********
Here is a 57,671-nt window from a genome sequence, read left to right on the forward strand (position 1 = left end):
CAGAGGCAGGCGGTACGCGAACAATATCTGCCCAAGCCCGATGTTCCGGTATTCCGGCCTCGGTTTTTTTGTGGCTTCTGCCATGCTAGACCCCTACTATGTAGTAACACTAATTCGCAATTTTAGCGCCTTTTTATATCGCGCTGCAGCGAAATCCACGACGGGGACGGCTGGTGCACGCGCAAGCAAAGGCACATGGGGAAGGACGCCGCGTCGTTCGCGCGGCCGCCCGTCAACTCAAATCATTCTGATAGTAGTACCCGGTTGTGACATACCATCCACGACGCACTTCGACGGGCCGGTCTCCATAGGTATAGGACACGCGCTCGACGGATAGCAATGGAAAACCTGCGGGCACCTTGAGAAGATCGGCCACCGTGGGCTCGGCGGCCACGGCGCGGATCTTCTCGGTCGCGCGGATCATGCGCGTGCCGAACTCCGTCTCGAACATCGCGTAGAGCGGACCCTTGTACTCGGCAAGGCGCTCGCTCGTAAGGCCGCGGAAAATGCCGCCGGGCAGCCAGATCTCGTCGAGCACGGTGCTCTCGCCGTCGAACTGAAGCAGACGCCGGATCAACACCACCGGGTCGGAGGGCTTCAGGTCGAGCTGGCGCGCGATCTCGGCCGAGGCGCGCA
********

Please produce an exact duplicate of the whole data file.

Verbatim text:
Here is a 57,671-nt window from a genome sequence, read left to right on the forward strand (position 1 = left end):
CAGAGGCAGGCGGTACGCGAACAATATCTGCCCAAGCCCGATGTTCCGGTATTCCGGCCTCGGTTTTTTTGTGGCTTCTGCCATGCTAGACCCCTACTATGTAGTAACACTAATTCGCAATTTTAGCGCCTTTTTATATCGCGCTGCAGCGAAATCCACGACGGGGACGGCTGGTGCACGCGCAAGCAAAGGCACATGGGGAAGGACGCCGCGTCGTTCGCGCGGCCGCCCGTCAACTCAAATCATTCTGATAGTAGTACCCGGTTGTGACATACCATCCACGACGCACTTCGACGGGCCGGTCTCCATAGGTATAGGACACGCGCTCGACGGATAGCAATGGAAAACCTGCGGGCACCTTGAGAAGATCGGCCACCGTGGGCTCGGCGGCCACGGCGCGGATCTTCTCGGTCGCGCGGATCATGCGCGTGCCGAACTCCGTCTCGAACATCGCGTAGAGCGGACCCTTGTACTCGGCAAGGCGCTCGCTCGTAAGGCCGCGGAAAATGCCGCCGGGCAGCCAGATCTCGTCGAGCACGGTGCTCTCGCCGTCGAACTGAAGCAGACGCCGGATCAACACCACCGGGTCGGAGGGCTTCAGGTCGAGCTGGCGCGCGATCTCGGCCGAGGCGCGCA